Another thing to remember is that just because these cards are easier to get, that doesn't mean that you should have tons of them! When a potential lender looks on your credit report and sees a lot of credit already extended-even if it's just one of these cards-they will likely pass on your request.
Once you have used the cards to build a good credit history, you'll have to decide whether or not to keep them. After all, the interest rates are significantly higher than bank issued credit cards, and if your credit rating is good enough to get one, you might be better off canceling them and using a master card or visa instead.
Here are some things to consider when applying for one of these cards:
Most people think of gas station credit cards as only good for purchasing gas, but in fact, you'll reap other benefits as well. For example, what would happen if your car broke down, but you didn't have the cash to get it fixed? If you had a gas station credit card, you could simply charge the amount of the repair to your card! In addition, when traveling you could use the card to eat out (most gas stations in remote areas have restaurants), or simply use it to buy snacks, suntan lotion or whatever else you need. Finally, you may be able to get discounts on travel, hotels or rental cars, and car insurance when using your gas station credit card. The key is to shop around for just the right card that will offer you the most benefits.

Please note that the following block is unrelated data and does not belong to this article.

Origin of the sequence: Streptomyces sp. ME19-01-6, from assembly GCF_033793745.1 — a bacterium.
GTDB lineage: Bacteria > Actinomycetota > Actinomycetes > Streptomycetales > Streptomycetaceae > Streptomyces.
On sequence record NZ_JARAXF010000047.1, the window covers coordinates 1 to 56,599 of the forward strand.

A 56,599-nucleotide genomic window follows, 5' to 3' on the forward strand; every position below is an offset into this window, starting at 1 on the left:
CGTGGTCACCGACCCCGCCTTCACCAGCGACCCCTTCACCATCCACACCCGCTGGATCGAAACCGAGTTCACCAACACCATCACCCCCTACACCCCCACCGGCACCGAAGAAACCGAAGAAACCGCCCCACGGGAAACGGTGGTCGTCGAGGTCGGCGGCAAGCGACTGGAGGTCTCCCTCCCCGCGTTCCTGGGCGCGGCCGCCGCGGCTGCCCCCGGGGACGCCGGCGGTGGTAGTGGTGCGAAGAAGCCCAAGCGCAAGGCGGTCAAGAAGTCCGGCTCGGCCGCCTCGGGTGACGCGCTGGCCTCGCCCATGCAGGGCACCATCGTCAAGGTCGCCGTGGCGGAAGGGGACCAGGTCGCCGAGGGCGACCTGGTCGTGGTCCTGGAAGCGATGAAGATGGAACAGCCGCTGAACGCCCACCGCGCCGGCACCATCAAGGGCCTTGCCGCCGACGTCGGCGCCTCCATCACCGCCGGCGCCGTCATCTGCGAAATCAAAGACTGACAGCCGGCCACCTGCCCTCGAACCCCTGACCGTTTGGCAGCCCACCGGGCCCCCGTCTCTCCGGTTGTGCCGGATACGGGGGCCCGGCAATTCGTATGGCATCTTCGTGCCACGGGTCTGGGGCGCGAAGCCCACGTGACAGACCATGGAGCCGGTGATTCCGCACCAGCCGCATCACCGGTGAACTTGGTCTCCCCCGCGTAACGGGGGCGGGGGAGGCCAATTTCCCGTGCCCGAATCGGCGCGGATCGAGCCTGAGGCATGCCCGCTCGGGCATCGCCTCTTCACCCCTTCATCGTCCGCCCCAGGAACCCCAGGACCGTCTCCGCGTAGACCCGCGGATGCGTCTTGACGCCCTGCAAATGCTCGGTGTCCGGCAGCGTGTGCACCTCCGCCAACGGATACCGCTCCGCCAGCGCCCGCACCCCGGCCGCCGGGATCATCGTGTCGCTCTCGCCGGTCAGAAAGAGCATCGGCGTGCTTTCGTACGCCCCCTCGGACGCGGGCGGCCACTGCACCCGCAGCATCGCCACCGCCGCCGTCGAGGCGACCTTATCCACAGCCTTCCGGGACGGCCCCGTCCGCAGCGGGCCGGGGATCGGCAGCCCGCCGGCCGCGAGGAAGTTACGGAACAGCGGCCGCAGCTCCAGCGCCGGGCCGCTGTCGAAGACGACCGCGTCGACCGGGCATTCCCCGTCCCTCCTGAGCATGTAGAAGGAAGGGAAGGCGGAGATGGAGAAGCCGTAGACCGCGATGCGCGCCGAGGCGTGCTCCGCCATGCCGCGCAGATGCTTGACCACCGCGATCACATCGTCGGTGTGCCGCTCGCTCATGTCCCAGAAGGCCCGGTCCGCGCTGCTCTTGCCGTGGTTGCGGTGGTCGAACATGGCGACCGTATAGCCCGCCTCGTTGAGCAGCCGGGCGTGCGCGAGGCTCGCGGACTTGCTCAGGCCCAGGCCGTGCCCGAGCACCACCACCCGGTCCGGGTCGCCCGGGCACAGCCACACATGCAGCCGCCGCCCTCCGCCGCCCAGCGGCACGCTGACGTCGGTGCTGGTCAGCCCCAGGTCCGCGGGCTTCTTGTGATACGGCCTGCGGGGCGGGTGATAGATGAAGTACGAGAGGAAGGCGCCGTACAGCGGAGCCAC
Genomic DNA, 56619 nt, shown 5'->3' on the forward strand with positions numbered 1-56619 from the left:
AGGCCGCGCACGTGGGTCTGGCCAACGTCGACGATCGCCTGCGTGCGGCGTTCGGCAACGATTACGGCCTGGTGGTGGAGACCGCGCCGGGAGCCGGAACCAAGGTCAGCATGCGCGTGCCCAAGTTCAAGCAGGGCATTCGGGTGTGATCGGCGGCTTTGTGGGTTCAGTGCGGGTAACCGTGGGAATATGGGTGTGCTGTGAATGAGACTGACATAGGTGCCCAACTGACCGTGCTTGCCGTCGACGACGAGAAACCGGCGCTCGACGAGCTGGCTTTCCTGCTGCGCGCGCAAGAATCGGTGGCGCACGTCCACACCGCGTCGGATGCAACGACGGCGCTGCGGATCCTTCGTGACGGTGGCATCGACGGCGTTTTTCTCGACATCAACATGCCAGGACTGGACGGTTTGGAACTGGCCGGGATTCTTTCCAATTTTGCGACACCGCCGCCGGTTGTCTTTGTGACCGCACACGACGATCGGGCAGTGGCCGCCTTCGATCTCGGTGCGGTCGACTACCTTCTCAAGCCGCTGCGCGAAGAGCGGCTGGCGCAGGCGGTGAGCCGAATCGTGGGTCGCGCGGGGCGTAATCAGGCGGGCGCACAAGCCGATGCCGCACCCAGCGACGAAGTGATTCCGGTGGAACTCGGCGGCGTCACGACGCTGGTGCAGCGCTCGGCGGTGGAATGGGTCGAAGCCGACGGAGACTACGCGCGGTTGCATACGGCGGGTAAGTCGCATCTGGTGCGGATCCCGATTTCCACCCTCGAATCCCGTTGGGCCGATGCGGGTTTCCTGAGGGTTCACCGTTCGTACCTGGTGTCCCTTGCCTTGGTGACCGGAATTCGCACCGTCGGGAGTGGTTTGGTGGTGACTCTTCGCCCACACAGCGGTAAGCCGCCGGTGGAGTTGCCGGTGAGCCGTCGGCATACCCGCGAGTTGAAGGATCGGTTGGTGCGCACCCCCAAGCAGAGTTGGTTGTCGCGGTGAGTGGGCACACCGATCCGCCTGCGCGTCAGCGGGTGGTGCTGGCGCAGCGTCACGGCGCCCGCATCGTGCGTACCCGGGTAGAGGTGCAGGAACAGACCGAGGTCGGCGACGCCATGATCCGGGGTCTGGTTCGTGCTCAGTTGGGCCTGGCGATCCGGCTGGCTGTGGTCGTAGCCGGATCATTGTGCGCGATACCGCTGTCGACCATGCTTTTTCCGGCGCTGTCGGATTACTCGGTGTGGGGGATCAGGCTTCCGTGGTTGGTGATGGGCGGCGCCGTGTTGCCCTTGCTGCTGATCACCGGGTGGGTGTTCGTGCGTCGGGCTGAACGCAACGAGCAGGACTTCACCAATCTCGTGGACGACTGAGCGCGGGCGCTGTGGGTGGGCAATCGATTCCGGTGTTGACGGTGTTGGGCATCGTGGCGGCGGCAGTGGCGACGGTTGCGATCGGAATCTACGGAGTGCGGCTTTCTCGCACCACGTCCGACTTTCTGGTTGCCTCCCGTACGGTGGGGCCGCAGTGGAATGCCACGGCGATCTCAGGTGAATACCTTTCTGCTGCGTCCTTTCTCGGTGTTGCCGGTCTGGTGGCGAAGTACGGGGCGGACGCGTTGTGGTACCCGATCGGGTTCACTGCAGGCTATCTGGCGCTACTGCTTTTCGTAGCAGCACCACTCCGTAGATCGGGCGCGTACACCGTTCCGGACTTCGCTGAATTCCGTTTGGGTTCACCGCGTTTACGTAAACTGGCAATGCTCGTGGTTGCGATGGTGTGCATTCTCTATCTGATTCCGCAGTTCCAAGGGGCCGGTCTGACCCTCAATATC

A department store credit card can offer great benefits as well. Just imagine everything that a department store offers; appliances, rugs, furniture, clothes, jewelry, tool and cosmetics, to name just a few. But remember not to get too carried away-after all the point is to build your credit, not go further in debt, remember?
Again the bad thing about these types of credit cards is that the interest rate you pay will be higher than a bank issued card. But if you watch your charges, and then pay them off every month, this shouldn't be an issue.